TVPad Retailer Media Journal Sues Korean Networks for Allegedly "Terrorizing" Consumers to Stop Progress

LOS ANGELES, June 2, 2014 (GLOBE NEWSWIRE) -- Media Journal Inc., a leading Los Angeles-based retailer and distributor of the TVPad device to Korean Americans, today sued major Korean-language television networks, accusing them of waging a "campaign of terror" against the public by falsely claiming consumers are breaking the law by using TVPads and may face civil penalties or criminal charges.

The suit, filed in Los Angeles Superior Court, accuses the three networks -- KBS America Inc., Mun Hwa Broadcasting Corp. and Seoul Broadcasting System International Inc. -- of unfair competition and trade libel.

The suit says Media Journal has suffered significant business disruption and financial losses because of the networks' false claims. It seeks actual damages, plus punitive damages "sufficient to punish the defendants and deter similar future conduct."

"Technology is evolving at blistering speed," the suit says. Those who resist change "fear new technology because they cannot compete ... in today's reality" and "resort to dastardly tactics to force the innovators out of business. This conduct is not only shameful -- it is illegal."

The suit gives examples of "archaic" technologies, such as VCRs and home answering machines that hooked to "landline" telephones and saved messages on microcassette tapes.

TVPad is a set-top device that connects a TV to various apps selected by the user. It allows users to download TV programming by broadband connection, then play it back later. It also allows users to download and use apps, music and games and make international phone calls. It is widely used abroad, especially in Asian countries.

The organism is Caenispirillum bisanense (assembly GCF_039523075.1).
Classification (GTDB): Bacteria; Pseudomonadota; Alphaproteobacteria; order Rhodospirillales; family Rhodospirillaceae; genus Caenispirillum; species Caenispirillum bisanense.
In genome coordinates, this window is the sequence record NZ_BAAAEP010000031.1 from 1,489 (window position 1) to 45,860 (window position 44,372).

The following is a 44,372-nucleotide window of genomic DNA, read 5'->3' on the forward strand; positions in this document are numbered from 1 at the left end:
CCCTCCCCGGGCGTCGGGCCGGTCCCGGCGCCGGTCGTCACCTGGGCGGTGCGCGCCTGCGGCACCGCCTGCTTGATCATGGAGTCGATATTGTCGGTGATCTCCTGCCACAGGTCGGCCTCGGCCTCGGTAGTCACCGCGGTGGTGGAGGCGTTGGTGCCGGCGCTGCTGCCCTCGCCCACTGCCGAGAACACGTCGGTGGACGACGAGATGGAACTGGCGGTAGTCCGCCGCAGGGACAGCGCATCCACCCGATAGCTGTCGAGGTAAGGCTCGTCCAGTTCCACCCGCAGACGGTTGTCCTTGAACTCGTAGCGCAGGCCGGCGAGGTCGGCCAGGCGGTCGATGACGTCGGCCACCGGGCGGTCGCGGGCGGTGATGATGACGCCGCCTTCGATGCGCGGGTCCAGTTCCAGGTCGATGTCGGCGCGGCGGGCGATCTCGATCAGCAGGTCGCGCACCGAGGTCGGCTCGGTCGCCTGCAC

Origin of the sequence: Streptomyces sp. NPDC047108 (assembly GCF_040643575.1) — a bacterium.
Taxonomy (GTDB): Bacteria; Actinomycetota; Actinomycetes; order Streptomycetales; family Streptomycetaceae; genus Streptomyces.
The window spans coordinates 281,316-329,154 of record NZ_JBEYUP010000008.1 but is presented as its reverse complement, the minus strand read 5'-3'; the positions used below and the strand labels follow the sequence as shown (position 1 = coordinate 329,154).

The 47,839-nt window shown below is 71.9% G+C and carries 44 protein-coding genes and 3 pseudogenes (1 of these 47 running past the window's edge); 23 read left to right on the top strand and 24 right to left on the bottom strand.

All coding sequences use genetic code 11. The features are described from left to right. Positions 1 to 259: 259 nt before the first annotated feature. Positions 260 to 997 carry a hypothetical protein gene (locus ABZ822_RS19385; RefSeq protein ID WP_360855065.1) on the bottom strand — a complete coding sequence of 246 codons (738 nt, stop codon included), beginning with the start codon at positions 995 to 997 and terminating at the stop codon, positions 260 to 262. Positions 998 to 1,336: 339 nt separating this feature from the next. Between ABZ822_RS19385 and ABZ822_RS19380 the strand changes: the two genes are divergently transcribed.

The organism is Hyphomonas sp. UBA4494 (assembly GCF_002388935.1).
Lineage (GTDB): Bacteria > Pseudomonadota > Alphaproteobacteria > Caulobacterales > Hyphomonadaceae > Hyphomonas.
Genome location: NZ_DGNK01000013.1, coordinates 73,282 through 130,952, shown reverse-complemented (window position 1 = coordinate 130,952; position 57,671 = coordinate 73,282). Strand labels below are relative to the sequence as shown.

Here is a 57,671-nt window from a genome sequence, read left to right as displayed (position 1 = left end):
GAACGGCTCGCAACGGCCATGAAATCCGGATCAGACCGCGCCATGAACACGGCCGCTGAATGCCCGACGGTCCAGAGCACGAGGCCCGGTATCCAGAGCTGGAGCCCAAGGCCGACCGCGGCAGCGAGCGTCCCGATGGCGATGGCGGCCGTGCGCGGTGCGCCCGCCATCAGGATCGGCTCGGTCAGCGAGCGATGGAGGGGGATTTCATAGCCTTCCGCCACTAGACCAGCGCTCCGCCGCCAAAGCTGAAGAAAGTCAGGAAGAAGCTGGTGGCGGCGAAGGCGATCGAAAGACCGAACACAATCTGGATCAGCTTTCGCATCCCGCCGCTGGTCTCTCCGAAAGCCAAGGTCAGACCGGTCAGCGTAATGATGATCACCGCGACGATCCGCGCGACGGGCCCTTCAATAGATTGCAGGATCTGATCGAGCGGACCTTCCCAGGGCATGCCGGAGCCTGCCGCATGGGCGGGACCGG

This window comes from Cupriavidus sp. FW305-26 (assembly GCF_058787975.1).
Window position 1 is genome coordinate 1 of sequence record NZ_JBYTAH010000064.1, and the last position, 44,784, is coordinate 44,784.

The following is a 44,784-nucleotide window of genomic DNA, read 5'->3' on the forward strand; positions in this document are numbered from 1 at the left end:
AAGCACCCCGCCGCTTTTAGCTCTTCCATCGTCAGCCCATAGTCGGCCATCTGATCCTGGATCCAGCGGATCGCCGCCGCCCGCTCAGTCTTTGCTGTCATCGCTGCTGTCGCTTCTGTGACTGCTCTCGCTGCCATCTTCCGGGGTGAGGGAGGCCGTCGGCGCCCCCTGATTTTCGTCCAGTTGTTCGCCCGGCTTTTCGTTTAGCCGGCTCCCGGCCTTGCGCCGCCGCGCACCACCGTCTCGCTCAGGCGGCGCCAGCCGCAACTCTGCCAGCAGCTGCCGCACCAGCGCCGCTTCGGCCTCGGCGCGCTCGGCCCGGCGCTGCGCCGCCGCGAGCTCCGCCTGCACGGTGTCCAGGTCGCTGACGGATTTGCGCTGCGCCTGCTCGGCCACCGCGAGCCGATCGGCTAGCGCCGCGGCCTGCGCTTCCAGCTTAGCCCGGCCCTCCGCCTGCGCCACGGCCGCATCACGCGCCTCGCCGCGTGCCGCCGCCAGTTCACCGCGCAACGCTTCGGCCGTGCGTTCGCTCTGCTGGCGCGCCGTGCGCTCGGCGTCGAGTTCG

TV programming doesn't stream "live" on TVPads but is delayed for at least several seconds, the suit says. "In this regard, it is similar to a VCR or DVD," said attorney Francis Ryu, founder of Ryu Law Firm that represents Media Journal.

Under the "fair use" exception to the U.S. Copyright Act, "no consumer who records a free broadcast to be played back at his leisure in private can be held liable for copyright infringement," the suit says. "To state otherwise ... is nothing but a blatant attempt to scare the Korean American community into not using and/or purchasing TVPads."

The suit accuses KBS, MBC and SBS of engaging in "collusive" acts first by airing false claims about TVPad during purported "news broadcasts" and then by airing false "public service announcements" making similar untrue allegations before and after programs.

The suit also says the networks have been falsely claiming for weeks that TVPad has been sued. To date, it hasn't.

Another service, Aereo, Inc., which offers customers the ability to play "live stream" free TV programming, has been challenged in court by U.S.-language broadcasters, and Aereo has prevailed at every level, including in federal trial and appellate courts. That case is now before the U.S. Supreme Court on yet another appeal by U.S. broadcasters.

CONTACT: Roger Gillott Gillott Communications 323-497-7868 ~ roger@gillottcommunications.comSource:Media Journal, Inc